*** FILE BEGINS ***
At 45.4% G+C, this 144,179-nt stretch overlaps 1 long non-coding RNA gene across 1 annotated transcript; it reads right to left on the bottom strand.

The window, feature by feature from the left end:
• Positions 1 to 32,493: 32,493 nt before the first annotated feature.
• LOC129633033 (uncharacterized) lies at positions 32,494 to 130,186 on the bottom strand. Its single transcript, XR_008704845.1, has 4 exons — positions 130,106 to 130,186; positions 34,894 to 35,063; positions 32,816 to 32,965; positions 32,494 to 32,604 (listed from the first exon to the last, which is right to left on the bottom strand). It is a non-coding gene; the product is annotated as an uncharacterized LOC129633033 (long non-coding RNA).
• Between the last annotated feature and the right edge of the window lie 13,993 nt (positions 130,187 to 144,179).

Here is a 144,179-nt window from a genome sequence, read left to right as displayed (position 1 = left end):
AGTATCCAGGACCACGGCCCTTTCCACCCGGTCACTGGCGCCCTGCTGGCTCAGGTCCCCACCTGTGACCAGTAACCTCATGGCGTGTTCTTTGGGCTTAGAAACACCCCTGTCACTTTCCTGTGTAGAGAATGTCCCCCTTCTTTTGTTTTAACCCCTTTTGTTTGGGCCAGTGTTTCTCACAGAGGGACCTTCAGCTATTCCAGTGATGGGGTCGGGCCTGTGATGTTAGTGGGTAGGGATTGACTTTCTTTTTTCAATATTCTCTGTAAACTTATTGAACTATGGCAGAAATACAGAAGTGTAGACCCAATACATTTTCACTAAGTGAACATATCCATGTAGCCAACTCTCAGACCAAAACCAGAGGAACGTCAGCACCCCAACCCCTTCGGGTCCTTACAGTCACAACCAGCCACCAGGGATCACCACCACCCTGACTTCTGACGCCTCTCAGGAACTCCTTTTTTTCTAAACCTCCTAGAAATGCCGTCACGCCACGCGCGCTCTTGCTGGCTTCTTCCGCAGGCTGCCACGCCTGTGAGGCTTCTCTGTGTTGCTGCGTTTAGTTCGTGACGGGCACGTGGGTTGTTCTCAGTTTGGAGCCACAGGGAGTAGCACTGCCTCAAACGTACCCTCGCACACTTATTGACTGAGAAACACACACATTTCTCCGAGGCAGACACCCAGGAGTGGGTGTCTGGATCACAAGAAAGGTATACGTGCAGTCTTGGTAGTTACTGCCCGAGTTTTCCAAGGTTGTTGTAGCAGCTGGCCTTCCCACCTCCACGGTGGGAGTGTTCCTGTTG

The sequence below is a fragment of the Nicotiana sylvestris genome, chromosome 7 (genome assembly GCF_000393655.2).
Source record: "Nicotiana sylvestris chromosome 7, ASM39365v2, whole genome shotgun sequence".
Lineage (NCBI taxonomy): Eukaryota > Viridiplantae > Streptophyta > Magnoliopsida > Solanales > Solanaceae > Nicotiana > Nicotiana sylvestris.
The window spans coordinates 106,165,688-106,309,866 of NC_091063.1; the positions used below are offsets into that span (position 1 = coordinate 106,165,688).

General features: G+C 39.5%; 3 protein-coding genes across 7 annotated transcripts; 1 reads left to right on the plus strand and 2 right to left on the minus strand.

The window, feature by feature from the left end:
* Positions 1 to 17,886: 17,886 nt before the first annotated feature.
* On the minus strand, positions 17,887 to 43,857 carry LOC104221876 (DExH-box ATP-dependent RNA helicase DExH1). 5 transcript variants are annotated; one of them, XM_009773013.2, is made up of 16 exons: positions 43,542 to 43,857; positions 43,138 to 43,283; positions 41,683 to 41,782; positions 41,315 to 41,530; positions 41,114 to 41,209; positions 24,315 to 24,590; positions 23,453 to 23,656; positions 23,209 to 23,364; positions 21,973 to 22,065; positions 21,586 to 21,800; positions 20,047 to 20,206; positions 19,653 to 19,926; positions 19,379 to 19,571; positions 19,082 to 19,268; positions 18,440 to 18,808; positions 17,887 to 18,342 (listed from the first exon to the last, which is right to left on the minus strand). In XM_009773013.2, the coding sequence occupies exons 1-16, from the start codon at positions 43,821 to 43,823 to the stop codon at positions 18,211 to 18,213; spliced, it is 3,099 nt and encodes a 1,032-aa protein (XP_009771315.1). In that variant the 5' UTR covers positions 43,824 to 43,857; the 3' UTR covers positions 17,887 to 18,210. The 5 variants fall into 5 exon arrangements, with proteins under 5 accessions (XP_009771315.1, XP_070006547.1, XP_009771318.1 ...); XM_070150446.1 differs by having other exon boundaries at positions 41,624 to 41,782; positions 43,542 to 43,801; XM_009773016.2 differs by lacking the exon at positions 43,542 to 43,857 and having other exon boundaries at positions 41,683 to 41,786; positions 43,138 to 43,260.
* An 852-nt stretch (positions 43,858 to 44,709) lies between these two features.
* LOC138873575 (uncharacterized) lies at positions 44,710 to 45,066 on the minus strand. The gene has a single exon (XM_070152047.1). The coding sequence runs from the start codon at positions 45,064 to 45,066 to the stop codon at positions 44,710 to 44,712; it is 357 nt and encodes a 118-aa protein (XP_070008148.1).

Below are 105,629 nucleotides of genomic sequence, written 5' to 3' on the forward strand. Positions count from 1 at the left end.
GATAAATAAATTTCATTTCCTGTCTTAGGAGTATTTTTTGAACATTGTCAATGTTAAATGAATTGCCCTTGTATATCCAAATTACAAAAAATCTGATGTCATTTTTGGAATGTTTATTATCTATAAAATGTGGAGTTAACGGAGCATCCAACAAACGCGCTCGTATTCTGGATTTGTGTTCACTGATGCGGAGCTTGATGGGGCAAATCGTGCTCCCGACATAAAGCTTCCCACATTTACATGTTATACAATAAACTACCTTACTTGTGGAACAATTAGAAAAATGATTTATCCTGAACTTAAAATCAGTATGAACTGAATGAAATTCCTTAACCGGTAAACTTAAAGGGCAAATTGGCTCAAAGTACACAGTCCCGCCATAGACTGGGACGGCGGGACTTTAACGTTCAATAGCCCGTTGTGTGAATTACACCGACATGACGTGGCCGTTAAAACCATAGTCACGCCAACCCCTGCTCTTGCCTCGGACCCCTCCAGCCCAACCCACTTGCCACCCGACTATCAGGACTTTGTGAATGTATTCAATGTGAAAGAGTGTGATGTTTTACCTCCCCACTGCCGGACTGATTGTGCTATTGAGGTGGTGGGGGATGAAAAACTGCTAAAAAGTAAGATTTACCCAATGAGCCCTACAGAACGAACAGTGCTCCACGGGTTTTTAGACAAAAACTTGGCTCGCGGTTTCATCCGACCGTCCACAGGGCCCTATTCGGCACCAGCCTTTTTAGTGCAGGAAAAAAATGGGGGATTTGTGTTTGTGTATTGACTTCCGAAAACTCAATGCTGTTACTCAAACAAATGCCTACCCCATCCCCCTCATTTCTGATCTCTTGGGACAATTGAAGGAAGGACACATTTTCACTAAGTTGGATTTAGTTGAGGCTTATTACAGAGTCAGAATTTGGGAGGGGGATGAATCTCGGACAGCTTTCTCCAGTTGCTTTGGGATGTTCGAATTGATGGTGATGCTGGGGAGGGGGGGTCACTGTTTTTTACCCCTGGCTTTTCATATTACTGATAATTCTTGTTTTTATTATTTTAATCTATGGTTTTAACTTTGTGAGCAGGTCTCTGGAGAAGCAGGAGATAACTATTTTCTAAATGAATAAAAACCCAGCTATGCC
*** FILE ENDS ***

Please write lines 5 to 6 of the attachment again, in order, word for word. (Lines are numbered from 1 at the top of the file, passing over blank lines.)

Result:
• Between the last annotated feature and the right edge of the window lie 13,993 nt (positions 130,187 to 144,179).

Here is a 144,179-nt window from a genome sequence, read left to right as displayed (position 1 = left end):